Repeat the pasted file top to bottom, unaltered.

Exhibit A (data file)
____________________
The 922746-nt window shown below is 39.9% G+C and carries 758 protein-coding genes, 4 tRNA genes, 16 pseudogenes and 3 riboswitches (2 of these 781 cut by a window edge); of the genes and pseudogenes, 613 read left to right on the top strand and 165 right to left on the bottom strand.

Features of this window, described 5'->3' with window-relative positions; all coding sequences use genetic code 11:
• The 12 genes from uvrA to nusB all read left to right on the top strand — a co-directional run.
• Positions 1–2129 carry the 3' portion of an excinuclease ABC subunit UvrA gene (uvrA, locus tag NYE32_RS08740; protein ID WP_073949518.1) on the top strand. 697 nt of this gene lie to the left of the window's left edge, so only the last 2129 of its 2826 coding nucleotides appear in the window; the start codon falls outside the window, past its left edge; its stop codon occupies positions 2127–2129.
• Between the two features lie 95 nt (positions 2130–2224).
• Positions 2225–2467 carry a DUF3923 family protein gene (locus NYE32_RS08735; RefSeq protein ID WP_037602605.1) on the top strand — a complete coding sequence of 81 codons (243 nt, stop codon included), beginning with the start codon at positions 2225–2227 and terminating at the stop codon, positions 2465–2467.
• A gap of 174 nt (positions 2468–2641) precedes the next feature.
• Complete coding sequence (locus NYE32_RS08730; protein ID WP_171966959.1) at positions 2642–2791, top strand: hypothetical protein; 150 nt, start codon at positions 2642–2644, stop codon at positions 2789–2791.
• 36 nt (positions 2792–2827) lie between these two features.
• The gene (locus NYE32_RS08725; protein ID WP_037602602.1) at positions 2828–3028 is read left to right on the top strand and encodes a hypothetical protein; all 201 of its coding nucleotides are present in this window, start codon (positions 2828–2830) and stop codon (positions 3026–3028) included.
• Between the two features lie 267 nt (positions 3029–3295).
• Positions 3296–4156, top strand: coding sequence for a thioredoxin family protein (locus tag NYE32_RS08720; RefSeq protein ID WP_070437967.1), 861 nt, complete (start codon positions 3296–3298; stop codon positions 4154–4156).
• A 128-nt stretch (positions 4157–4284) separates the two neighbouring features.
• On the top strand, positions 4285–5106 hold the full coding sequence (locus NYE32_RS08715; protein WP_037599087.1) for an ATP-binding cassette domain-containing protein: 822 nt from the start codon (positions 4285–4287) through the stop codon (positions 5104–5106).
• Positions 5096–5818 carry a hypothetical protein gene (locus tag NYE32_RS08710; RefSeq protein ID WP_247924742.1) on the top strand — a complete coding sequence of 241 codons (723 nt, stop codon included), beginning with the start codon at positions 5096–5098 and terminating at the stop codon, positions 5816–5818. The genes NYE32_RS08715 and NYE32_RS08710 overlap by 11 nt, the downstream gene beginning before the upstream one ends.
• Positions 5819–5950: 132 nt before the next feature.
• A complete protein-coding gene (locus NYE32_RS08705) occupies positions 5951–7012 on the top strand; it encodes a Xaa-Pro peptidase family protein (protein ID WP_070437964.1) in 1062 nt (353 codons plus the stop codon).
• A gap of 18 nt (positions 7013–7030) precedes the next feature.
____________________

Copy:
The 922746-nt window shown below is 39.9% G+C and carries 758 protein-coding genes, 4 tRNA genes, 16 pseudogenes and 3 riboswitches (2 of these 781 cut by a window edge); of the genes and pseudogenes, 613 read left to right on the top strand and 165 right to left on the bottom strand.

Features of this window, described 5'->3' with window-relative positions; all coding sequences use genetic code 11:
• The 12 genes from uvrA to nusB all read left to right on the top strand — a co-directional run.
• Positions 1–2129 carry the 3' portion of an excinuclease ABC subunit UvrA gene (uvrA, locus tag NYE32_RS08740; protein ID WP_073949518.1) on the top strand. 697 nt of this gene lie to the left of the window's left edge, so only the last 2129 of its 2826 coding nucleotides appear in the window; the start codon falls outside the window, past its left edge; its stop codon occupies positions 2127–2129.
• Between the two features lie 95 nt (positions 2130–2224).
• Positions 2225–2467 carry a DUF3923 family protein gene (locus NYE32_RS08735; RefSeq protein ID WP_037602605.1) on the top strand — a complete coding sequence of 81 codons (243 nt, stop codon included), beginning with the start codon at positions 2225–2227 and terminating at the stop codon, positions 2465–2467.
• A gap of 174 nt (positions 2468–2641) precedes the next feature.
• Complete coding sequence (locus NYE32_RS08730; protein ID WP_171966959.1) at positions 2642–2791, top strand: hypothetical protein; 150 nt, start codon at positions 2642–2644, stop codon at positions 2789–2791.
• 36 nt (positions 2792–2827) lie between these two features.
• The gene (locus NYE32_RS08725; protein ID WP_037602602.1) at positions 2828–3028 is read left to right on the top strand and encodes a hypothetical protein; all 201 of its coding nucleotides are present in this window, start codon (positions 2828–2830) and stop codon (positions 3026–3028) included.
• Between the two features lie 267 nt (positions 3029–3295).
• Positions 3296–4156, top strand: coding sequence for a thioredoxin family protein (locus tag NYE32_RS08720; RefSeq protein ID WP_070437967.1), 861 nt, complete (start codon positions 3296–3298; stop codon positions 4154–4156).
• A 128-nt stretch (positions 4157–4284) separates the two neighbouring features.
• On the top strand, positions 4285–5106 hold the full coding sequence (locus NYE32_RS08715; protein WP_037599087.1) for an ATP-binding cassette domain-containing protein: 822 nt from the start codon (positions 4285–4287) through the stop codon (positions 5104–5106).
• Positions 5096–5818 carry a hypothetical protein gene (locus tag NYE32_RS08710; RefSeq protein ID WP_247924742.1) on the top strand — a complete coding sequence of 241 codons (723 nt, stop codon included), beginning with the start codon at positions 5096–5098 and terminating at the stop codon, positions 5816–5818. The genes NYE32_RS08715 and NYE32_RS08710 overlap by 11 nt, the downstream gene beginning before the upstream one ends.
• Positions 5819–5950: 132 nt before the next feature.
• A complete protein-coding gene (locus NYE32_RS08705) occupies positions 5951–7012 on the top strand; it encodes a Xaa-Pro peptidase family protein (protein ID WP_070437964.1) in 1062 nt (353 codons plus the stop codon).
• A gap of 18 nt (positions 7013–7030) precedes the next feature.